the spy who came in from the cold


“like a gypsy,
poor thing, but
it’s paid hands
down”—John Le Carré
The Spy Who Came
In From the Cold

Spies and homosexuals have had a great deal in common over the years—especially during the duplicitous Cold War period.

Both spies and queers are in the same racket—lies, duplicity, espionage, double-dealing, trickery. Throw in secrecy, closetry and all the rest and—then you get a feel for what it’s all about.

For example, in the military with “Don’t Ask, Don’t Tell”—they said you could do it but don’t talk about it, my dears. 

With DOMA it still has to do with the paranoia and grievous fears of the helpless, vulnerable str8ts—their perceived need to defend the American Family and Institution of Marriage from the queer assaults of gays, lesbians, transsexuals and bisexuals.

Lately the Heteronormative Berlin Wall seems to be in a state of coming down—the old Religious Right Political Block falling down like Humpty Dumpty with nobody able to put it back together again.

Going mainstream and getting accommodated—the GLBT faction seemingly now wants to normalize itself with the Gay Marriage Issue going on state by state up the ladder to the Supremes.

The Love that couldn’t utter its name—now seems to be quite the avant garde Fashion now.

“Now don’t fuss,”
he said soothingly
“lets take things
one at a time”
—John Le Carré
The Spy Who Came
In From the Cold

Ashe was a pansy who liked young jailbirds—Leamas wasn’t young anymore but it didn’t seem to make any difference to Ashe. 

Ashe minced, cruised and was rather obsequious—a sure giveaway for the usual weak-wristed faggot type. He said his name was Ashe spelled with an “E”—but Leamas knew the fag was a lying sissy.

Michael Horden the perfect actor to play Ashe—with his sad droopy, downcast, perpetually pouty face. Always setting himself up for rude put-downs. Then objecting strenuously that you’d offended him somehow—by being rude and impertinent.

Horden starred in gay flicks like “You Know What Sailors Are” (1954)—and in the Alain Delon flick “The Yellow Rolls Royce” (1964). 

Graham Greene praised Le Carré’s spy novel—and everybody knew what a fag spy Miss Greene was. Cavorting on Capri with the native Italian boys—and doing South America for sex, adventure and authorial inspiration. 

And so dreary-dearie Miss Horden did a simply superb job downplaying the desultory gay spy who—began the slow seduction and downfall of Richard Burton the cynical, moody spy who wanted to come in from the cold.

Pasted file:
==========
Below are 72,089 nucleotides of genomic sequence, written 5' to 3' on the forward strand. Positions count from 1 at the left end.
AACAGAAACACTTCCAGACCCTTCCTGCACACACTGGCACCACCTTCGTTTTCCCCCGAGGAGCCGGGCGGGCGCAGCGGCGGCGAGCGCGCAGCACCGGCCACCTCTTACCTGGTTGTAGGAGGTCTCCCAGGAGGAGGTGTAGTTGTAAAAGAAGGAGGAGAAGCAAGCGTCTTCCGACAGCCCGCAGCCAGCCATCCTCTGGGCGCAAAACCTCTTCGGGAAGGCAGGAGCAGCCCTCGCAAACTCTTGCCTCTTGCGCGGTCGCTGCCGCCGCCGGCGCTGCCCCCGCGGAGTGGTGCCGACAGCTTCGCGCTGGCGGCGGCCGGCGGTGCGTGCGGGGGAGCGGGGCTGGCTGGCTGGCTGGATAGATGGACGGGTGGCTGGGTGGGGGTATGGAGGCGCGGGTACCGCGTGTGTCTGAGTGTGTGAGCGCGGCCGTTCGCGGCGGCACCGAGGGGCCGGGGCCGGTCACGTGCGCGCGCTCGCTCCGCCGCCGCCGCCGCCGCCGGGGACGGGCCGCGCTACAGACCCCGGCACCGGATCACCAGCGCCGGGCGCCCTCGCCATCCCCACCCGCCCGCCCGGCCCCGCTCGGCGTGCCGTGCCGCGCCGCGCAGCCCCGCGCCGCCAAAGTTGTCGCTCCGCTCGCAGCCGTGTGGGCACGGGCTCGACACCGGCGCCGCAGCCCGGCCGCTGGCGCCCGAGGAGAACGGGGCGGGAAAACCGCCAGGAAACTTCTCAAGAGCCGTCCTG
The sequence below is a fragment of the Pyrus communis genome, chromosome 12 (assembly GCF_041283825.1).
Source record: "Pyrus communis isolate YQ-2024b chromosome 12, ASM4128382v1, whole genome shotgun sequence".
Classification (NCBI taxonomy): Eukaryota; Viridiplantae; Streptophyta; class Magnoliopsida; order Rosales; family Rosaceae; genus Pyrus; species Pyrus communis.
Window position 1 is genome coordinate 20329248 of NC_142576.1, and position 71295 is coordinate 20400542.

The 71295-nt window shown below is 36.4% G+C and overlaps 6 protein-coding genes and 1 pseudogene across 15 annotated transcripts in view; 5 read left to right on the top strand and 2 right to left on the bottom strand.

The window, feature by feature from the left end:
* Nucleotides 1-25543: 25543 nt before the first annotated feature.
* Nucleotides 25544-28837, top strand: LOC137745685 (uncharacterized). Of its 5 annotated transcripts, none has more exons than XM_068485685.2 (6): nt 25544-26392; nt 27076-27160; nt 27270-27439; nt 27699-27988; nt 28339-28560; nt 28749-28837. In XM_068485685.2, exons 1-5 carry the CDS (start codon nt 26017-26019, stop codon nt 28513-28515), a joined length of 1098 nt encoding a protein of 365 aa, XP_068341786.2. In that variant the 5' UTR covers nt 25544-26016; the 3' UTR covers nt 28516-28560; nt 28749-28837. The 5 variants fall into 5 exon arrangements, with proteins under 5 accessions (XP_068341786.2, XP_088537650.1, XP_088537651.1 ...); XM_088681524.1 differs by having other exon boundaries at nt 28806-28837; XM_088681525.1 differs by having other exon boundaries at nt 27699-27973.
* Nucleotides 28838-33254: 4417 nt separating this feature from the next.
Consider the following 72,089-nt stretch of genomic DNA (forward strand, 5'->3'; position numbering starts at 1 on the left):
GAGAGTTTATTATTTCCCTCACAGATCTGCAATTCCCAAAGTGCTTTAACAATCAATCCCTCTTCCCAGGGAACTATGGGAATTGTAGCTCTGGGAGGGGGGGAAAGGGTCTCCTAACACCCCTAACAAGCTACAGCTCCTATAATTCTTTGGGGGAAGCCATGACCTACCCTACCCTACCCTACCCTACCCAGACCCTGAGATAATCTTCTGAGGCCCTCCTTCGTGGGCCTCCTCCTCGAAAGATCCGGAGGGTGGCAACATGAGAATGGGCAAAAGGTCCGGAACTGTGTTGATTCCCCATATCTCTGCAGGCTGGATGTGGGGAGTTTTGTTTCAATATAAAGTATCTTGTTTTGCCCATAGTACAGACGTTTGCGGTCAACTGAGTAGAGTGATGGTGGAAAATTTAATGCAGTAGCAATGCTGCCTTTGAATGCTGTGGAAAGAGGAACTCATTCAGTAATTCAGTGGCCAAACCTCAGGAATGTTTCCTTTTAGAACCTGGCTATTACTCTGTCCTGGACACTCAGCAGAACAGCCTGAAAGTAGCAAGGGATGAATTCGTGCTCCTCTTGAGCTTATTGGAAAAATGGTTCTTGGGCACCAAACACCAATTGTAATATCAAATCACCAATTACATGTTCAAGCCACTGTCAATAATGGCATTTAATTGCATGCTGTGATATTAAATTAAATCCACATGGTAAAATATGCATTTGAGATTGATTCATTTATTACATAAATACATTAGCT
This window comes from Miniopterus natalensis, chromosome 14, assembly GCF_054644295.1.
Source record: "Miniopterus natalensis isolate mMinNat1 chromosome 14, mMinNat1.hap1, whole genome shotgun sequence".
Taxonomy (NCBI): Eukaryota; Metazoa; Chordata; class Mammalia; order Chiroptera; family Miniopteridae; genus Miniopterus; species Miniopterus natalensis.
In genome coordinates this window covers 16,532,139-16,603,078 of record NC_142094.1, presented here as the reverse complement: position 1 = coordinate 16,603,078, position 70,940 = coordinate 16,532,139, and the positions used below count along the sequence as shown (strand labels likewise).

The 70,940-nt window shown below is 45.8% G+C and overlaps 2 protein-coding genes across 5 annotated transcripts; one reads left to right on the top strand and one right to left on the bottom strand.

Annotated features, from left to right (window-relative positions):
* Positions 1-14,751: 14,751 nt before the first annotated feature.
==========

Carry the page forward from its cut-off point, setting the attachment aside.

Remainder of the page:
Spying was the second oldest profession in this dreary weary faggy old world—and there’s never been any honor among thieves, my dear. 

Spies, snakes, queers and whores—running things ever since the Garden of Eden way back then.

“they picked me up
this morning. A pansy”
—John Le Carré
The Spy Who Came
In From the Cold

Ashe’s absurdly passive role was repelling—it brought out the bully in Leamas. 

He would lead the fag into saying one thing then—
he’d get him to scamper back from some cul-de-sac. Leamas got so brazenly perverse that Ashe—would be justified terminating their conversation. 

Leamas was indulging in his sadistic nature—even though he wasn’t a man of particular subtlety. But he simply wanted to prove that a man like Ashe with a strong ulterior motive—would put up with as much shit as he could dump on him.

“Let’s have a drink,” Ashe said to Leamas. A large whiskey for Leamas—a pink gin for Miss Ashe. 

Ashe had a cheap flat in Dolph Square—hastily assembled with chintzy second-rate furniture and paintings. Leamas smiled—he was now a kept man.

They went out to the tawdry Pussy Willow Club—inside the dark hole the subdued moan of strippers and music. 

“Now perhaps you’ll
tell me what the bloody
hell is going on”
—John Le Carré
The Spy Who Came
In From the Cold

Ashe glanced at Leamas uneasily—while his boss Kiever seemed slightly bored. 

“What do you mean, my dear Alec?”—Ashe asked rather uncertainly and nervously.

“You followed me from prison when I was released—with some silly story of meeting me in Berlin. Then you gave me money you didn’t owe me—and bought me expensive dinner, Ashe.”

“And now you’re putting me up in your flat—using a phony name and all that. That’s what I mean—what the fuck is this all about?”

Ashe grew pale—looked at Kiever for guidance.

“Get out” said Kiever angrily and dismissively. 

Ashe was shocked—he put on his miffed, offended routine all over again. But then he thought better of it and said “Whatever you say, Dick—is alright with me.”

He stood up and moped from the table. His face was so long and utterly trashed that he dragged it along the club’s dirty floor. 

Ashe was such a pitiful fag—having long ago got used to always being kicked and sneered at. By his bosses like Kiever—as well as young handsome toughs just out of jail there in the park.

Kiever suggested to Leamas—“Let’s get down to business now, Leamas.”

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